Volume 7, Number 18 - July 26, 2007
brought to you online by Pinedale Online
Town boots rezone request
A new hotel was a possibility as developers approached the Pinedale Town Council for a rezoning change.
LWI Inv, Inc., and TAD, Inc., represented by Craig Charles, Jeness Saxton and Rio Verde Engineering, met with the council on Monday regarding an application to change zoning from residential to commercial on a lot on the north end of town.
Charles and Saxton, joint developers of the Amerihost Inn, planned to develop the lot located in the Favazzo West Subdivision (near the golf course) as a Holiday Inn Express (although only the zoning change was currently on the table).
“It has become very obvious that there is a critical need for more room in Pinedale,” Saxton said. “We are not big-time developers ... the Amerihost is the only property we have anywhere.”
Saxton continued on by explaining to the board that they “want to be good neighbors to Pinedale,” and they are hoping to create a more tourism-based hotel rather than a long-term rental hotel that is basically used solely by gas-field employees and companies.
“Just because a zone change is approved does not mean (the hotel) will happen,” Mayor Steve Smith said.
“The Planning and Zoning board (P&Z) recommends approval,” P&Z administrator Meghan Jacquet said. “There was a very lengthy discussion – mostly personal feelings – and three members voted to approve, one voted no and one abstained due to lack of information.”
Fortunately, all of the town’s P&Z board was present to comment about their votes, and several of them chose to do so.
Board member Pam Curry was the first to voice her opinion to the council.
“I did vote to recommend approval,” she said. “Since then, however, other things have come to light. Number one, we were missing the viewpoints of the residents in the area; without their input, it was difficult to balance the rezoning with the need for another hotel.”
Curry said she did not fault residents for not being present when the rezone was discussed at the P&Z meeting as so much happens in Pinedale, many times one does not hear about something until it has already been decided.
Roz Leslie also chose to speak on behalf of her vote during the past P&Z board meeting; Leslie was the sole abstaining board member.
“(P&Z) Staff recommendations were not met,” she said in explanation of choosing not to cast a vote on the matter. “Also, I did not want to set a precedent of rezoning R-1 to C-1.”
Leslie feared that creating this precedent could lead to possible litigation from other applications that had been denied or may be denied in the future.
Robert Brito, chairman of Pinedale’s P&Z board, spoke as his was the sole negative vote for the P&Z board, citing a lack of input as his major deciding factor.
Jacquet then addressed P&Z staff findings.
“We spent most of a week to build the staff report you see in front of you,” she said. “Most of it is just based on our own ordinances.”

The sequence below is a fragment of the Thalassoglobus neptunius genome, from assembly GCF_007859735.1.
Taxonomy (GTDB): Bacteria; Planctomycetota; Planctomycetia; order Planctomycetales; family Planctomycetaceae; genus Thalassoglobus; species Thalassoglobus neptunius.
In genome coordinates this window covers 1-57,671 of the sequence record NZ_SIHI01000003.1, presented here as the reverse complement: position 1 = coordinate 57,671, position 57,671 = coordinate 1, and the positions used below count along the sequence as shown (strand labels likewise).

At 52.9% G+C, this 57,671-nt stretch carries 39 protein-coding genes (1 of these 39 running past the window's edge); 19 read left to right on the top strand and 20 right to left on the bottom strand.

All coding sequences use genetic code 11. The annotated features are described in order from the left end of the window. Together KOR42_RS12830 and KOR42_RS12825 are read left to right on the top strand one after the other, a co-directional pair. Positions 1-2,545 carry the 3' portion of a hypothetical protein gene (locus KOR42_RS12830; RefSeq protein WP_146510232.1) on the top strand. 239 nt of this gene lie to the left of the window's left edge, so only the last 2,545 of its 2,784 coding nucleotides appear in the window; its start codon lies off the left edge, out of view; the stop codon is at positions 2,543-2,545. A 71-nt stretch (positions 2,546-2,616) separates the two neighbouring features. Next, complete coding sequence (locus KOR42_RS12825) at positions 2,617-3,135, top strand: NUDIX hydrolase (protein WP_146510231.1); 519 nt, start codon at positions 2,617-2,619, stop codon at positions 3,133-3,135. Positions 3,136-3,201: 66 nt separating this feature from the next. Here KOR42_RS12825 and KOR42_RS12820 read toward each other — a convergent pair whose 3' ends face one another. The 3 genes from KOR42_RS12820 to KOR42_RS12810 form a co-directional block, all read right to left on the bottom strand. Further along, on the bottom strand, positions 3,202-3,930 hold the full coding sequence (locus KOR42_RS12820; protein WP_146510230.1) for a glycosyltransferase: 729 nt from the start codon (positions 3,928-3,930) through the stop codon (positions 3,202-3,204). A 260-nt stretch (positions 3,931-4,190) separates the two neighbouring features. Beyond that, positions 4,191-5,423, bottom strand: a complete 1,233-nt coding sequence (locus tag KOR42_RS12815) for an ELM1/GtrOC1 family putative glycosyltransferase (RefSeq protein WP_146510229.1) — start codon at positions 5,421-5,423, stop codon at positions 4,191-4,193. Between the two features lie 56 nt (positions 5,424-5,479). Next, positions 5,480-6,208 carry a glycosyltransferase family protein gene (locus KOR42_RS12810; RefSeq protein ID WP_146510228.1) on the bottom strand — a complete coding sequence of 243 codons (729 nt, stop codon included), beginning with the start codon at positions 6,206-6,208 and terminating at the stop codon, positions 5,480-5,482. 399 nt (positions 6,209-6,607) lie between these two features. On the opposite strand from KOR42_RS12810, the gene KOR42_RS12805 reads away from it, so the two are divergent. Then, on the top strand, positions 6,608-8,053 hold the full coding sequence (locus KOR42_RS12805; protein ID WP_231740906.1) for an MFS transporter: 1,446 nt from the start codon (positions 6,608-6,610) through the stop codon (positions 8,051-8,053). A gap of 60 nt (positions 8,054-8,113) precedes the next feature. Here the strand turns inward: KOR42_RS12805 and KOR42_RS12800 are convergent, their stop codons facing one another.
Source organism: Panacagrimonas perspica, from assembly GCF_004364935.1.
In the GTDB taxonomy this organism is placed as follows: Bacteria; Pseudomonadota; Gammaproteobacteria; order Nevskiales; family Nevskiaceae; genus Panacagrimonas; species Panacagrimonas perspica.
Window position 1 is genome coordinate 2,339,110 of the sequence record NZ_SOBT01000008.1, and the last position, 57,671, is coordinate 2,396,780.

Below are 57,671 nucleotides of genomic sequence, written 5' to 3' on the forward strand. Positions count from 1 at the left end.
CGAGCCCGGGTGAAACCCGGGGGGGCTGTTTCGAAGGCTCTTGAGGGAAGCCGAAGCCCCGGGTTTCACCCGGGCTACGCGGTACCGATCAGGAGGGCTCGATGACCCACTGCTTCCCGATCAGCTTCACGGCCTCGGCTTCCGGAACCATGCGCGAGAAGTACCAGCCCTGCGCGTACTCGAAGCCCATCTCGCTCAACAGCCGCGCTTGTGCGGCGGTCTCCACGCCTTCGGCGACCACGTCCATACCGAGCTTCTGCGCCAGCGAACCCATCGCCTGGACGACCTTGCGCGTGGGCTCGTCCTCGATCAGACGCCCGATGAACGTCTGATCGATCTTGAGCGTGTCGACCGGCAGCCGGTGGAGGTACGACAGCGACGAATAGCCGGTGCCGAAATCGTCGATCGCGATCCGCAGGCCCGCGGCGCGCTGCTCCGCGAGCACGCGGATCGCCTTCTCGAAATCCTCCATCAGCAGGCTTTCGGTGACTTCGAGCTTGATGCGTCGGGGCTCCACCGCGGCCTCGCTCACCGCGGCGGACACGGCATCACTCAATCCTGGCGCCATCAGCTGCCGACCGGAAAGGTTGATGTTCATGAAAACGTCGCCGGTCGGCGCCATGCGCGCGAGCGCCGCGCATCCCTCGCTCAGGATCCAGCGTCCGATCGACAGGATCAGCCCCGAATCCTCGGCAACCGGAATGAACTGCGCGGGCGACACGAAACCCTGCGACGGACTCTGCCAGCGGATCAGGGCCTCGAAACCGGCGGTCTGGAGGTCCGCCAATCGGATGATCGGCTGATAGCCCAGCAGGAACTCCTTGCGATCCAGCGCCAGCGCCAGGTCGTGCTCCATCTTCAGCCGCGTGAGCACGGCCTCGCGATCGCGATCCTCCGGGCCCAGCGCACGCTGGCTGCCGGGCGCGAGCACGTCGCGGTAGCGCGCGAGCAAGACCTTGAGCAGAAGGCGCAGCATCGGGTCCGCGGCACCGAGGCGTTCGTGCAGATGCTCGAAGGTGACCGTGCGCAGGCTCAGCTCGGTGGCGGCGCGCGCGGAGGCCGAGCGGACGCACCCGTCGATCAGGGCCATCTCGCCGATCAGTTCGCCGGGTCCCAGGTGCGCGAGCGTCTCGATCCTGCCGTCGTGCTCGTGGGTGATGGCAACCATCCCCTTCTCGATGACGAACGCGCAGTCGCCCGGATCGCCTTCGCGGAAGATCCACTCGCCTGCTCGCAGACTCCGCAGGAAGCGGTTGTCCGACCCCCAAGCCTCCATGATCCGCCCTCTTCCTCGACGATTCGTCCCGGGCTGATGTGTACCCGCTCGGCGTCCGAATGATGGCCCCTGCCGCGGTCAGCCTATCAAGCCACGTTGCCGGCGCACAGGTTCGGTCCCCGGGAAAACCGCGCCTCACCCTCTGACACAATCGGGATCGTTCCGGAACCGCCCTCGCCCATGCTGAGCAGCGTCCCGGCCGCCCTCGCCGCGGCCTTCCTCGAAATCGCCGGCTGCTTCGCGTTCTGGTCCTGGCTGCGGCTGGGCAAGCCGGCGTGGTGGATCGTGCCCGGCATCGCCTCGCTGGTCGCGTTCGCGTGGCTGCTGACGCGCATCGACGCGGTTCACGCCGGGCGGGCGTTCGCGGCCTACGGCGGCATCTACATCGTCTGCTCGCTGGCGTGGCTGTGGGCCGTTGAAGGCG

Jacquet stated that there are only two reasons that land can be rezoned: an initial error during the original zoning process or a change in conditions, which must be proven.
“It’s black and white,” Jacquet said.
Town Engineer Eugene Ninnie also spoke on behalf of staff findings.
“We’re losing track here,” Ninnie said. “You’re not applying for a hotel; you are applying for a zone change. We need facts and numbers, not talk.”
“Council should not approve a rezone without all the supporting information,” he added. “The supporting information should not be supported with ‘I think, I want, we think, we want.’”
Ninnie felt a commercial rezone of the property would be in direct opposition of Pinedale’s Master Plan, which states that no rezone should take place until all other commercial lots have been developed or sold. The master plan also urges a divide between residential and commercial lots, and the lot proposed for rezone has been used as a buffer zone between the two in the past.
The council then opened the floor to citizens with concerns, which included real estate agent Michael Kudar, developer James Engstrom, who had previously been working on a contract for a Holiday Inn Express, and neighboring residents of the property.
Kudar directed his comments to the developers’ claims that there was no other commercial property in the town that met their needs.
“There are 48 acres in the town of Pinedale currently zoned C-1,” he said.
Kudar also stated that the property the developers had discussed earlier in the meeting is unavailable for division (it was a much larger parcel than they needed) was currently his listing and no offer of purchase had ever been made for any of the acreage.
Resident Joey Smith, who lives nearby the proposed property, spoke in opposition of the rezone, stating that they purchased their property knowing that lot was zoned residential, and barring unforeseen changes in the community, would remain residential zoning.
“What happens to us as residents,” she asked.
The council decided to act upon the motion with Councilman Dave Hohl casting a motion to deny the application for rezone and Nylla Kunard seconding it. The vote was split two to two with council members Gary Heuck and Chris House voting nay.
Mayor Smith warned the applicants that if the application was denied it would be one full year before they could reapply and asked if they wished to withdraw the request or have it tabled.